Contrary to "blaming" obese individuals for making poor food choices, researchers suggest that obesity lies at the interface of three factors: genetic predispositions, environmental stress and emotional well-being.
These findings shed light on why some children may be predisposed to obesity, and could mark a critical step towards prevention and treatment.
"In broad terms, we are finding that obesity is a product of genetics, early development and circumstance," said researcher Michael Meaney of McGill University.     

Researchers studied pregnant women, some of whom suffered from depression or lived in poverty, and followed their children from birth until the age of ten.
For the study, researchers tested 150 four-year old children by administering a snack test meal. The children were faced with healthy and non-healthy food choices.
Mothers also completed a questionnaire to address their child's normal food consumption and preferences. "We found that a variation in a gene that regulates the activity of dopamine, a major neurotransmitter that regulates the individual's response to tasty food, predicted the amount of 'comfort' foods - highly palatable foods such as ice cream, candy or calorie-laden snacks - selected and eaten by the children," said Patricia Silveira of McGill University.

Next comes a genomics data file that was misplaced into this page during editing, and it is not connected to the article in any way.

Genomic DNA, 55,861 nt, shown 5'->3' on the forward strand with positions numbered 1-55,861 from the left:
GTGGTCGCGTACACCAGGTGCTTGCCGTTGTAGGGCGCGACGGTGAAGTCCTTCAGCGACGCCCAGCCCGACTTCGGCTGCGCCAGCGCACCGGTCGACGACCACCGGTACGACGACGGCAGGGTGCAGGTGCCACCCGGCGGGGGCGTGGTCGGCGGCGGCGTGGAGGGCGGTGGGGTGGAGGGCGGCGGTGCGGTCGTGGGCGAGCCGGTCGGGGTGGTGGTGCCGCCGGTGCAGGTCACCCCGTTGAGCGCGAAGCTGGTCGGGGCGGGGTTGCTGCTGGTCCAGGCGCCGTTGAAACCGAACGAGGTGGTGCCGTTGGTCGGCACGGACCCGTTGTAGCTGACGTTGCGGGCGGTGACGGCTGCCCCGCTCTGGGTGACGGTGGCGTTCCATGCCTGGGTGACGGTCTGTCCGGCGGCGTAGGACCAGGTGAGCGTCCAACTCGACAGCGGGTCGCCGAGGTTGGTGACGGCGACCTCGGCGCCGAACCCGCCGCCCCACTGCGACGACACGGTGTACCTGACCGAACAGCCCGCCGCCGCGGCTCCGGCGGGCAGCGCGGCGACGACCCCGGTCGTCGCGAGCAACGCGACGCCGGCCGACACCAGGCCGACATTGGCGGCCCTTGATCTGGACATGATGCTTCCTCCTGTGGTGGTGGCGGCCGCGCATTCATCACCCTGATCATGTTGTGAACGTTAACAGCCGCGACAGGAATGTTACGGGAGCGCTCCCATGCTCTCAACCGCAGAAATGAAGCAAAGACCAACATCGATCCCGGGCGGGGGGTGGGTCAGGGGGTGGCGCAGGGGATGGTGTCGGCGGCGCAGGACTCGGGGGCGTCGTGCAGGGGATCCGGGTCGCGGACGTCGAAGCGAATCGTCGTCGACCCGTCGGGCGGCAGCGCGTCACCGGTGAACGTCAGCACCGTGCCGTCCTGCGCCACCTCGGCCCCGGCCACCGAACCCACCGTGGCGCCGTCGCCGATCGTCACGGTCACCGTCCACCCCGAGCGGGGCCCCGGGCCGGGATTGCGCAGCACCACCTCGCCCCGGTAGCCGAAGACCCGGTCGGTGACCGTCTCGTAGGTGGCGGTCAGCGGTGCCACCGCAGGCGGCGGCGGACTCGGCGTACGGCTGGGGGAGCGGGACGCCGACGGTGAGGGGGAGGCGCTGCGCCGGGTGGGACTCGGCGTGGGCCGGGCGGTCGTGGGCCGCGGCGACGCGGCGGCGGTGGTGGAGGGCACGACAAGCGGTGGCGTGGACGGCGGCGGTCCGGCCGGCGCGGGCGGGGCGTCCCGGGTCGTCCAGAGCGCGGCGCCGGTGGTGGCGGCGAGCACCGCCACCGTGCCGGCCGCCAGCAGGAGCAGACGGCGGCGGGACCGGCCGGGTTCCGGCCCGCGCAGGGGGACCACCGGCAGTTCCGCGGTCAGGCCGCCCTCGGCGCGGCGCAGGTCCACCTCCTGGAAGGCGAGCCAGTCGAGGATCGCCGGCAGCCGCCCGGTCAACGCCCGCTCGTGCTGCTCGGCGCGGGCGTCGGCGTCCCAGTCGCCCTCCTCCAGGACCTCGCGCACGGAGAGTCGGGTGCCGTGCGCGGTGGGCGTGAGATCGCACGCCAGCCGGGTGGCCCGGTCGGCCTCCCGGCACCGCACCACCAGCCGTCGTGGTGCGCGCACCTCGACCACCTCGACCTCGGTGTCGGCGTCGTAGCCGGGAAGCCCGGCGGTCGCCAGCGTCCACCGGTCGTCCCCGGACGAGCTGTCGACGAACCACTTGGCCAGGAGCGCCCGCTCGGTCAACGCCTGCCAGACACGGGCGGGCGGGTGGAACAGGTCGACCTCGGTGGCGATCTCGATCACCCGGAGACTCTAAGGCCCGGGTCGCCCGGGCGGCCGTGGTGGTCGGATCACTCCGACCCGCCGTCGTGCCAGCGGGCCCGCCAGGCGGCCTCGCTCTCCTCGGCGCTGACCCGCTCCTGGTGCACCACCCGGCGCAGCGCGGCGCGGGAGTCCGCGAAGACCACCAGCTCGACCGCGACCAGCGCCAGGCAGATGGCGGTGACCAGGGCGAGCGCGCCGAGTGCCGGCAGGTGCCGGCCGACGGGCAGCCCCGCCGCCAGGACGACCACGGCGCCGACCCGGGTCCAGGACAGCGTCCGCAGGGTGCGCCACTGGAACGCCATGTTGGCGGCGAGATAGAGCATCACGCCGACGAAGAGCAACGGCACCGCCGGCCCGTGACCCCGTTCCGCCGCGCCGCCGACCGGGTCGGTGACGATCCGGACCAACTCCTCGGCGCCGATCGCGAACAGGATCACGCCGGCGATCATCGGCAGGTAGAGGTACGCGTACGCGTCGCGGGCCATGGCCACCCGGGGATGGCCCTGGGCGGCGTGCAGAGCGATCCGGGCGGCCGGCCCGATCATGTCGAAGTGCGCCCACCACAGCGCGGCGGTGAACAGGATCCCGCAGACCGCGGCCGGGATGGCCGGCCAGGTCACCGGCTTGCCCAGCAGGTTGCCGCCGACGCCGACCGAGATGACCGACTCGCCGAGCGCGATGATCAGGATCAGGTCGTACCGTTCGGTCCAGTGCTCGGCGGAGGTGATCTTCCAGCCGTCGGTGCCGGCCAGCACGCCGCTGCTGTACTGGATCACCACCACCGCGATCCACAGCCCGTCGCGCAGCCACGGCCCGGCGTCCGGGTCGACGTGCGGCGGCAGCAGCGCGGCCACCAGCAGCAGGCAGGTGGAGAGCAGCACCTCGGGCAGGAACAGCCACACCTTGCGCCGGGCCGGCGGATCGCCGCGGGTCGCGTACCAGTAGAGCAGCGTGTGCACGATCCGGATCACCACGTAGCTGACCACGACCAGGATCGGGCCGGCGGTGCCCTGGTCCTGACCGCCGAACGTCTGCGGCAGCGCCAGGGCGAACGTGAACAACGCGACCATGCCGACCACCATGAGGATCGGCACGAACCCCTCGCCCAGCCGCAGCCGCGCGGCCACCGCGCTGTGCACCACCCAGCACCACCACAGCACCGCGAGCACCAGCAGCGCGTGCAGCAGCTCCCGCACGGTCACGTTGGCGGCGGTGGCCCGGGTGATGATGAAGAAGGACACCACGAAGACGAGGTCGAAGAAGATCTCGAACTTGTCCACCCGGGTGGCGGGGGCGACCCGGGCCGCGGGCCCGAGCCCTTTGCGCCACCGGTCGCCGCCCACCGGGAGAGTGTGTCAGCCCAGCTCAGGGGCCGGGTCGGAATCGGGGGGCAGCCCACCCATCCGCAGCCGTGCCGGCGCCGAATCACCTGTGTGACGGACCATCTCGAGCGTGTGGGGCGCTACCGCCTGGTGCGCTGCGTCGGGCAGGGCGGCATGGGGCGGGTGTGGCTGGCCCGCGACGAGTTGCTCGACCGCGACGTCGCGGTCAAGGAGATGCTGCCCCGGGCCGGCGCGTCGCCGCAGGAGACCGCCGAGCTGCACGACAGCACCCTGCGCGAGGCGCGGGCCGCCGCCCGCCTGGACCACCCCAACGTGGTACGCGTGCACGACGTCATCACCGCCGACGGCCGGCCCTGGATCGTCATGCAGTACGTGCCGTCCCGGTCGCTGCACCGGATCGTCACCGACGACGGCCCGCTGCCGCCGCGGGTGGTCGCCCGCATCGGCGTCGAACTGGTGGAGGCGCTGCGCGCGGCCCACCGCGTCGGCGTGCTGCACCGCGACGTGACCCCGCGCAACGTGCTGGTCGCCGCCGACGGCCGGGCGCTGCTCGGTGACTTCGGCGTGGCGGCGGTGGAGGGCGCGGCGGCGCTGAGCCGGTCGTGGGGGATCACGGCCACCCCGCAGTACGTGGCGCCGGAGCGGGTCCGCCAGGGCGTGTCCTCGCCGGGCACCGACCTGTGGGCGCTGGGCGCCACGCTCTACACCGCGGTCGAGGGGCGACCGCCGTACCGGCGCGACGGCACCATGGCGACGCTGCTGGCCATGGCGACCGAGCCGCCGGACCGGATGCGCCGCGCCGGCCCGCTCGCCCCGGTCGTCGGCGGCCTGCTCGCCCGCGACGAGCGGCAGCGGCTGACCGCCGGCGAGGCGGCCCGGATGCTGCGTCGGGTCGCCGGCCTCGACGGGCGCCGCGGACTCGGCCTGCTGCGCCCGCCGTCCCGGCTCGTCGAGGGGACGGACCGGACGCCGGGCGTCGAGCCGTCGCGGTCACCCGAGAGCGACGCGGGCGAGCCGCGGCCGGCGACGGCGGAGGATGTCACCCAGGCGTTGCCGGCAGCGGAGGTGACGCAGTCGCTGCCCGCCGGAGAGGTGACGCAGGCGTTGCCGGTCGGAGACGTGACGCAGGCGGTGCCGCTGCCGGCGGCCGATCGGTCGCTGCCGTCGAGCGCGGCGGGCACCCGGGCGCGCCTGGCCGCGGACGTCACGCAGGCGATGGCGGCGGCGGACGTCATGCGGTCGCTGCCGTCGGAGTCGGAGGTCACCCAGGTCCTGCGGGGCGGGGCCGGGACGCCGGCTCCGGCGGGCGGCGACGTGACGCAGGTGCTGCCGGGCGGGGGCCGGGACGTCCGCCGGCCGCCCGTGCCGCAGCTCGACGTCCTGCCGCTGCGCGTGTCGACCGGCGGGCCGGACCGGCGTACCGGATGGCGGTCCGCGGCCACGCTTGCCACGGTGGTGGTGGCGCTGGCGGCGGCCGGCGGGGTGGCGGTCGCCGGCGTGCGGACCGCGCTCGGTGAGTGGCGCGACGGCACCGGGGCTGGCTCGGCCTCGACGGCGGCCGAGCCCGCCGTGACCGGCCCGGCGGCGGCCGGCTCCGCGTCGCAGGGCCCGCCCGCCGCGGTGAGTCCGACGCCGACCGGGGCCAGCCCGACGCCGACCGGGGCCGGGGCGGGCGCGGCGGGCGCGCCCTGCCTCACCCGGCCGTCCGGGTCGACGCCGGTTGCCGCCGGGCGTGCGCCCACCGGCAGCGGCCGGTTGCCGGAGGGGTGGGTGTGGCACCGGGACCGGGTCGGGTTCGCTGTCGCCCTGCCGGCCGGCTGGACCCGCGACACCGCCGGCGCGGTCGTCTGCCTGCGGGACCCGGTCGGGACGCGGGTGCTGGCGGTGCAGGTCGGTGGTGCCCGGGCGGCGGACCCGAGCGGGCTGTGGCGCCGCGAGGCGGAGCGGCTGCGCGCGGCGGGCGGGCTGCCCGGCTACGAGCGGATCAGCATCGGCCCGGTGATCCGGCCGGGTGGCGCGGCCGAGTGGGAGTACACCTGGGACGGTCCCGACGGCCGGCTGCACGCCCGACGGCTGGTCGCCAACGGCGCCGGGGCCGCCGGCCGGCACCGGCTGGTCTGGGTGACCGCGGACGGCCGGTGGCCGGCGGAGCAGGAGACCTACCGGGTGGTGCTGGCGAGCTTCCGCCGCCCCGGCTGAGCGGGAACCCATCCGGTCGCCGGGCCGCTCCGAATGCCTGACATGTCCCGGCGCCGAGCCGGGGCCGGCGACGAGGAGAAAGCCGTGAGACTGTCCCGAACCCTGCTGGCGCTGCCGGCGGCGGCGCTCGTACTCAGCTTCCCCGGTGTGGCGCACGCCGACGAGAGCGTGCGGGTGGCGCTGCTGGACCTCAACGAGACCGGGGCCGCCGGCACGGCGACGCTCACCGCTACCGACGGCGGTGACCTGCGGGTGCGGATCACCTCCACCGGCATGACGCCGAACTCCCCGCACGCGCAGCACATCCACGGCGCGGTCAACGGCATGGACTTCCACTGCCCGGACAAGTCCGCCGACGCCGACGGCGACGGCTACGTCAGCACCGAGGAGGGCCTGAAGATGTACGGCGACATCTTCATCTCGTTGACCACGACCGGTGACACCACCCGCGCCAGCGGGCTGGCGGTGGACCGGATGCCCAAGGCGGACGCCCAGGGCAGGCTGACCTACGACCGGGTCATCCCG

"This effect was especially important for girls who we found carried the genetic allele that decreases dopamine function," Silveira said.

"Most importantly, the amount of comfort food eaten during the snack test in the four-year-olds predicted the body weight of the girls at six years of age," said Meaney.
"Our research indicates that genetics and emotional well-being combine to drive consumption of foods that promote obesity. The next step is to identify vulnerable children, as there may be ways for prevention and counselling in early obesity stages," Meaney added.
The study was published in the journal Appetite.


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